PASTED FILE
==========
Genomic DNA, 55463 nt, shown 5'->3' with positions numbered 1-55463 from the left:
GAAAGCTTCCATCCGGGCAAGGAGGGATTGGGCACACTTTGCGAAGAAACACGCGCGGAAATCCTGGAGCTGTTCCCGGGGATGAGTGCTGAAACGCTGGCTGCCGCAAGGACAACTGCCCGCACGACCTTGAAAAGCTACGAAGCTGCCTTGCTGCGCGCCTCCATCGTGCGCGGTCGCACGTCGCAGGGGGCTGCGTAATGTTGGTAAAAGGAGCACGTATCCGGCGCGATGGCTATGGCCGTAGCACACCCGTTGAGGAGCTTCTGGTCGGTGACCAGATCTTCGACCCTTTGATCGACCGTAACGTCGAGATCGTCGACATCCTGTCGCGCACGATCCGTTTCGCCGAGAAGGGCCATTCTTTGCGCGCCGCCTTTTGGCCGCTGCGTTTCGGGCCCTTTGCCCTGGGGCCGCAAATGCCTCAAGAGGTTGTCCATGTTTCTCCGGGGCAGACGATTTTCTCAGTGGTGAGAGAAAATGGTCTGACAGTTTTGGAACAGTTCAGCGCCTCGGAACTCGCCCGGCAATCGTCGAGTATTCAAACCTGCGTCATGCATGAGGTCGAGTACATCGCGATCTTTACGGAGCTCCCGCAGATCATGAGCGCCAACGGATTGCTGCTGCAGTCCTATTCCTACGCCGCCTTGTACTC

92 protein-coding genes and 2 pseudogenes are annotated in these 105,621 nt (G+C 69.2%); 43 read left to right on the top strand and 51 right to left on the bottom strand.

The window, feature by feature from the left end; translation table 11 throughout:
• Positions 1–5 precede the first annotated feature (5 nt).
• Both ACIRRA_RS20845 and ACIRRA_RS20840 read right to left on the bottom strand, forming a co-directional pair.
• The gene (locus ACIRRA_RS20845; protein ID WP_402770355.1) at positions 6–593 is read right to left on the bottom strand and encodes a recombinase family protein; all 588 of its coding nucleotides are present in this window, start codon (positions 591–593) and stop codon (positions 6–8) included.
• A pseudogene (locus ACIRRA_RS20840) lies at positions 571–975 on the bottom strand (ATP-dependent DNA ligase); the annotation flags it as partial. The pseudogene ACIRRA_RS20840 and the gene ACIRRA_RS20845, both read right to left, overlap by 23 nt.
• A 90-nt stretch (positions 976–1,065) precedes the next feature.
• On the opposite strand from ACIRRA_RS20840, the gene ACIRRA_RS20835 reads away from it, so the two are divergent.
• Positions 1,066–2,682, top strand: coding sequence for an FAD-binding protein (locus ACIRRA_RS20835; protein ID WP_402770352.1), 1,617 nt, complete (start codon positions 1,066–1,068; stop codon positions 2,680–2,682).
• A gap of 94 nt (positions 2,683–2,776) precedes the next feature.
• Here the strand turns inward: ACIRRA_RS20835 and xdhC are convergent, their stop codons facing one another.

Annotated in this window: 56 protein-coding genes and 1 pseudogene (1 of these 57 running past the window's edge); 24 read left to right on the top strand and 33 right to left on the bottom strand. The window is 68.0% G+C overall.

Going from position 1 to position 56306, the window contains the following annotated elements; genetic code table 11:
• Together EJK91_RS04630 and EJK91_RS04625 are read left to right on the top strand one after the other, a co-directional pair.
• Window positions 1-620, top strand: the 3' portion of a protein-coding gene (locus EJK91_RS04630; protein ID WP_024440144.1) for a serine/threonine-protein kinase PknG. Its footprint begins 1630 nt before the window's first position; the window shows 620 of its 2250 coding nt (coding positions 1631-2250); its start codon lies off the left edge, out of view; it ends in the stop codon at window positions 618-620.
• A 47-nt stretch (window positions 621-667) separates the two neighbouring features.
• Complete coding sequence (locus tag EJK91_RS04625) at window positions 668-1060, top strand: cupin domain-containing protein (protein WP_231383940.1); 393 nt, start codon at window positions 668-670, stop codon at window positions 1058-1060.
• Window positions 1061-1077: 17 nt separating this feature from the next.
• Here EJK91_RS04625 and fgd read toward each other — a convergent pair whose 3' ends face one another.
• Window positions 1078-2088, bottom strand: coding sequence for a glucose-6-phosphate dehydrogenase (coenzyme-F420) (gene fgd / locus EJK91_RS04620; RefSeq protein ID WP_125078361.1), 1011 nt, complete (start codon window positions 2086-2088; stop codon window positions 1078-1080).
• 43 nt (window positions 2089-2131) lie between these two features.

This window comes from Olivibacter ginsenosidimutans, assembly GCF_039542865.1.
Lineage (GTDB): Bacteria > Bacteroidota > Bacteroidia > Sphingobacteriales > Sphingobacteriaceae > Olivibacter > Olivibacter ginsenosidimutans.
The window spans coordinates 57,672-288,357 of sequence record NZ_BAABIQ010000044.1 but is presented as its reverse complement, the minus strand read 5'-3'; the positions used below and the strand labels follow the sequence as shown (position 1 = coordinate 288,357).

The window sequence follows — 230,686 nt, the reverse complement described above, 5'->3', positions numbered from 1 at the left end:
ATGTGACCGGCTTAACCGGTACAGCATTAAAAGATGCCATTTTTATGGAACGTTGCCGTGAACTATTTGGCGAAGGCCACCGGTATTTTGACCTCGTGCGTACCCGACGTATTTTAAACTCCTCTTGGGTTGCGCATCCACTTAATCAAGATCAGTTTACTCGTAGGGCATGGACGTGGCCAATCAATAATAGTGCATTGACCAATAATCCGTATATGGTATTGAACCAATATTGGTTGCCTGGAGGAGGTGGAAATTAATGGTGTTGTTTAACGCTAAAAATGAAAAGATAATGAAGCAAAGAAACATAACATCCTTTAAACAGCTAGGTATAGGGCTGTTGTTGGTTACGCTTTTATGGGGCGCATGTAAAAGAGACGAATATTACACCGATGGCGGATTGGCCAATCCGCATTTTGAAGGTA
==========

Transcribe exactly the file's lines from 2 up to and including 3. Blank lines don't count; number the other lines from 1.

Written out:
GAAAGCTTCCATCCGGGCAAGGAGGGATTGGGCACACTTTGCGAAGAAACACGCGCGGAAATCCTGGAGCTGTTCCCGGGGATGAGTGCTGAAACGCTGGCTGCCGCAAGGACAACTGCCCGCACGACCTTGAAAAGCTACGAAGCTGCCTTGCTGCGCGCCTCCATCGTGCGCGGTCGCACGTCGCAGGGGGCTGCGTAATGTTGGTAAAAGGAGCACGTATCCGGCGCGATGGCTATGGCCGTAGCACACCCGTTGAGGAGCTTCTGGTCGGTGACCAGATCTTCGACCCTTTGATCGACCGTAACGTCGAGATCGTCGACATCCTGTCGCGCACGATCCGTTTCGCCGAGAAGGGCCATTCTTTGCGCGCCGCCTTTTGGCCGCTGCGTTTCGGGCCCTTTGCCCTGGGGCCGCAAATGCCTCAAGAGGTTGTCCATGTTTCTCCGGGGCAGACGATTTTCTCAGTGGTGAGAGAAAATGGTCTGACAGTTTTGGAACAGTTCAGCGCCTCGGAACTCGCCCGGCAATCGTCGAGTATTCAAACCTGCGTCATGCATGAGGTCGAGTACATCGCGATCTTTACGGAGCTCCCGCAGATCATGAGCGCCAACGGATTGCTGCTGCAGTCCTATTCCTACGCCGCCTTGTACTC

92 protein-coding genes and 2 pseudogenes are annotated in these 105,621 nt (G+C 69.2%); 43 read left to right on the top strand and 51 right to left on the bottom strand.